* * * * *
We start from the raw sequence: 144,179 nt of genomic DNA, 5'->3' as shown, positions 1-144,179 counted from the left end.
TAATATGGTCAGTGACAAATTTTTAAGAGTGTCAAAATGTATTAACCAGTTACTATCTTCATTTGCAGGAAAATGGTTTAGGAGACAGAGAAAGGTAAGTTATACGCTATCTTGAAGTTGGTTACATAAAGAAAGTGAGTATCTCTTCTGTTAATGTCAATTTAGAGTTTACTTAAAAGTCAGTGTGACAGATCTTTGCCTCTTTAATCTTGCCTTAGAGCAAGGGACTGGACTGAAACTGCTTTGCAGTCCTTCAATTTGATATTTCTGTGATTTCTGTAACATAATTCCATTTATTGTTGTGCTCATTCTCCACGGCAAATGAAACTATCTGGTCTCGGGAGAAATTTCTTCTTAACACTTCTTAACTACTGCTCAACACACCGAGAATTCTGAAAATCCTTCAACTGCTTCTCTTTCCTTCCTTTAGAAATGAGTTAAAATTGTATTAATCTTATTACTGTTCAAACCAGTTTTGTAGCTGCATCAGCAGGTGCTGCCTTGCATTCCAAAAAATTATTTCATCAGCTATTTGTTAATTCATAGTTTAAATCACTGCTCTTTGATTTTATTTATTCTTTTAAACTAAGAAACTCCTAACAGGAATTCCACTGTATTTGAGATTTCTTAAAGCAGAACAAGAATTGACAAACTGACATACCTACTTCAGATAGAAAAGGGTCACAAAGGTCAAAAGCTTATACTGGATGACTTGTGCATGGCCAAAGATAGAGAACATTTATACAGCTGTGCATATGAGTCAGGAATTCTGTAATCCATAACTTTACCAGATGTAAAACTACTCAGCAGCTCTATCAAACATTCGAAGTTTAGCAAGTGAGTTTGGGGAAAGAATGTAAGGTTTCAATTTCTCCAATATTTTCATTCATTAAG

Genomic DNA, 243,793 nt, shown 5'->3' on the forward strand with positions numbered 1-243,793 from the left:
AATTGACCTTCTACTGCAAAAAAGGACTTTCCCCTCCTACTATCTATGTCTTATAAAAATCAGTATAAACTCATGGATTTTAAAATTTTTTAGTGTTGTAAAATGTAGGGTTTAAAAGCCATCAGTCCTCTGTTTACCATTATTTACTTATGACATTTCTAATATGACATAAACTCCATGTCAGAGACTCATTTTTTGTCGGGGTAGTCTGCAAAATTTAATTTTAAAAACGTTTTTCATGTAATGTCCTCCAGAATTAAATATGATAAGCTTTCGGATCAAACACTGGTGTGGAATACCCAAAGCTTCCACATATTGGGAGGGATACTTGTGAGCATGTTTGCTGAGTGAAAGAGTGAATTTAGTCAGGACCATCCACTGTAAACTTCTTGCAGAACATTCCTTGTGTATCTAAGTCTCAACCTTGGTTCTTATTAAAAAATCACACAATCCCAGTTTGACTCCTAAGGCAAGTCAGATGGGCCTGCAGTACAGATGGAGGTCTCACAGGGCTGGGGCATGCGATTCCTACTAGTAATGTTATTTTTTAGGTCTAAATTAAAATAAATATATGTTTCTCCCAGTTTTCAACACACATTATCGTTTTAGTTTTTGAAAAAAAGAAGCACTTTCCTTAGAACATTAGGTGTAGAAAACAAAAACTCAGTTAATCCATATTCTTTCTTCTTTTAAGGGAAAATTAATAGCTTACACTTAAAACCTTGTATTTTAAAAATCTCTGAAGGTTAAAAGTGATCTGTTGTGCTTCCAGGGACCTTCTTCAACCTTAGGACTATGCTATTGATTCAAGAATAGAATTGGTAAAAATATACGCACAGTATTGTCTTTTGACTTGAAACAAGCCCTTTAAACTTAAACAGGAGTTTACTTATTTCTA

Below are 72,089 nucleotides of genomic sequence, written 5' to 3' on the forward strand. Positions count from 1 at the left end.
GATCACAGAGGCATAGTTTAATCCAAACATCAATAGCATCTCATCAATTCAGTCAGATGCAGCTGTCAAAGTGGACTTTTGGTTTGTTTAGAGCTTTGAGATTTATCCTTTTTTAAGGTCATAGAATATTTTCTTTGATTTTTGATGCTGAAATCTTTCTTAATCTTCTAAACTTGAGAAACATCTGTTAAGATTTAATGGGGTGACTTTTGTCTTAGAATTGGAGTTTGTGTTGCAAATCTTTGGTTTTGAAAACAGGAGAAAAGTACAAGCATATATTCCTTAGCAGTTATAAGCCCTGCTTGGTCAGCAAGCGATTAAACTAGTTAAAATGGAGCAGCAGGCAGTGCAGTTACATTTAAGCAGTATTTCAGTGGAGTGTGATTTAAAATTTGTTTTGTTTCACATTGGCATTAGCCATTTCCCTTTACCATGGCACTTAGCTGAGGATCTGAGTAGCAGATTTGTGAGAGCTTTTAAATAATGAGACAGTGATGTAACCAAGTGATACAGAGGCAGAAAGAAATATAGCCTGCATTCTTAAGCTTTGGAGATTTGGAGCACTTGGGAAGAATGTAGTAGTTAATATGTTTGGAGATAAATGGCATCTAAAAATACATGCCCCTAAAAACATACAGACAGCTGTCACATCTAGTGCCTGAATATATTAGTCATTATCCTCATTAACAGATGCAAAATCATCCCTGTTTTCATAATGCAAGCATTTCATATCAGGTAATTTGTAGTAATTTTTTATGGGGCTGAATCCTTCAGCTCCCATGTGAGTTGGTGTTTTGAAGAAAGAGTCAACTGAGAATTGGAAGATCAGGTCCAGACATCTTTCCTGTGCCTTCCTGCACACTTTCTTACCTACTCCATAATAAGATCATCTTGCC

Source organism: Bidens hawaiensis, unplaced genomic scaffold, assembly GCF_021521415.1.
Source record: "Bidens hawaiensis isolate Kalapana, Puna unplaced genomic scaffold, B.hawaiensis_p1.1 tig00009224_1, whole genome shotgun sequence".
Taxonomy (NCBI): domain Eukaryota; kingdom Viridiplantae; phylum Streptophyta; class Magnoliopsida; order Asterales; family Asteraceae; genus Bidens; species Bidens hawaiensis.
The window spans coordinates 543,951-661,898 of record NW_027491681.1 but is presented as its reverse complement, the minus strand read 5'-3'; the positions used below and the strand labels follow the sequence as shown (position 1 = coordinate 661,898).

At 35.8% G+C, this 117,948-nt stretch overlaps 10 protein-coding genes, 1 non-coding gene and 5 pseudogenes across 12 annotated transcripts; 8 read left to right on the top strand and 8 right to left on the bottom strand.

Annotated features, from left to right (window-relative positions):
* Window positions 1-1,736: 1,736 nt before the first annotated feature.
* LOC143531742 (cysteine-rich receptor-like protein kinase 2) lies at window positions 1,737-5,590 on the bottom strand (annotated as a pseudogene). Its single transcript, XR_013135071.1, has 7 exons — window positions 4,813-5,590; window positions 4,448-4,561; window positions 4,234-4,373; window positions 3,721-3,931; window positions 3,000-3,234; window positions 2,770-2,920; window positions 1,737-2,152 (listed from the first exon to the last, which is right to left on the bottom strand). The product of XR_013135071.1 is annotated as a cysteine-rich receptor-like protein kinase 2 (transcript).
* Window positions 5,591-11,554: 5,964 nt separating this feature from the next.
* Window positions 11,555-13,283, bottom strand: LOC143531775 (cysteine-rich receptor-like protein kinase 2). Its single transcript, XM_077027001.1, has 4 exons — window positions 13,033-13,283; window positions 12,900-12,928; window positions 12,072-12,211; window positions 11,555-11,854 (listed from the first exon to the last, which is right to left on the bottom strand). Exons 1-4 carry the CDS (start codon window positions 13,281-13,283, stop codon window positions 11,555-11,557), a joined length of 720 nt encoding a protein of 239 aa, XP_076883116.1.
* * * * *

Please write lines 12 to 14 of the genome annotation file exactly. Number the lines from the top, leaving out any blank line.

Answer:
Annotated features, from left to right (window-relative positions):
* Window positions 1-1,736: 1,736 nt before the first annotated feature.
* LOC143531742 (cysteine-rich receptor-like protein kinase 2) lies at window positions 1,737-5,590 on the bottom strand (annotated as a pseudogene). Its single transcript, XR_013135071.1, has 7 exons — window positions 4,813-5,590; window positions 4,448-4,561; window positions 4,234-4,373; window positions 3,721-3,931; window positions 3,000-3,234; window positions 2,770-2,920; window positions 1,737-2,152 (listed from the first exon to the last, which is right to left on the bottom strand). The product of XR_013135071.1 is annotated as a cysteine-rich receptor-like protein kinase 2 (transcript).